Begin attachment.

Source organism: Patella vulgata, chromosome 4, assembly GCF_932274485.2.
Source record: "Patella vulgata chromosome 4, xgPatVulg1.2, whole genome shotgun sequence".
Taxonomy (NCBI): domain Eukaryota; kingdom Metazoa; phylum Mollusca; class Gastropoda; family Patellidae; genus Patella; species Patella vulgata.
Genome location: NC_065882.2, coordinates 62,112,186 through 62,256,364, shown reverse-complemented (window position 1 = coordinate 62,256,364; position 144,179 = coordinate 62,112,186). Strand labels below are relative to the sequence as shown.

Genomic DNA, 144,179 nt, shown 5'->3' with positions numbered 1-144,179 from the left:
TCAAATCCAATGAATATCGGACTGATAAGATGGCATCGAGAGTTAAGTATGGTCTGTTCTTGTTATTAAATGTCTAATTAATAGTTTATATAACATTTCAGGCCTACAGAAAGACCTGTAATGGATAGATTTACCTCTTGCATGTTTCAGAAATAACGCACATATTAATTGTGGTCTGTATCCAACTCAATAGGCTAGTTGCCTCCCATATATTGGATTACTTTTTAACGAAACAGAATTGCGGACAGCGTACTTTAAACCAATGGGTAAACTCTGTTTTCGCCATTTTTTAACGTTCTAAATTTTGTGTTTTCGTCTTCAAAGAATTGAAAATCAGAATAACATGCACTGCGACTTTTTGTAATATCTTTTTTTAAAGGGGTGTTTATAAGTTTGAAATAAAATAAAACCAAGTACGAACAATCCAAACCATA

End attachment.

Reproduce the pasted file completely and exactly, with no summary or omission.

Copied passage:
Source organism: Patella vulgata, chromosome 4, assembly GCF_932274485.2.
Source record: "Patella vulgata chromosome 4, xgPatVulg1.2, whole genome shotgun sequence".
Taxonomy (NCBI): domain Eukaryota; kingdom Metazoa; phylum Mollusca; class Gastropoda; family Patellidae; genus Patella; species Patella vulgata.
Genome location: NC_065882.2, coordinates 62,112,186 through 62,256,364, shown reverse-complemented (window position 1 = coordinate 62,256,364; position 144,179 = coordinate 62,112,186). Strand labels below are relative to the sequence as shown.

Genomic DNA, 144,179 nt, shown 5'->3' with positions numbered 1-144,179 from the left:
TCAAATCCAATGAATATCGGACTGATAAGATGGCATCGAGAGTTAAGTATGGTCTGTTCTTGTTATTAAATGTCTAATTAATAGTTTATATAACATTTCAGGCCTACAGAAAGACCTGTAATGGATAGATTTACCTCTTGCATGTTTCAGAAATAACGCACATATTAATTGTGGTCTGTATCCAACTCAATAGGCTAGTTGCCTCCCATATATTGGATTACTTTTTAACGAAACAGAATTGCGGACAGCGTACTTTAAACCAATGGGTAAACTCTGTTTTCGCCATTTTTTAACGTTCTAAATTTTGTGTTTTCGTCTTCAAAGAATTGAAAATCAGAATAACATGCACTGCGACTTTTTGTAATATCTTTTTTTAAAGGGGTGTTTATAAGTTTGAAATAAAATAAAACCAAGTACGAACAATCCAAACCATA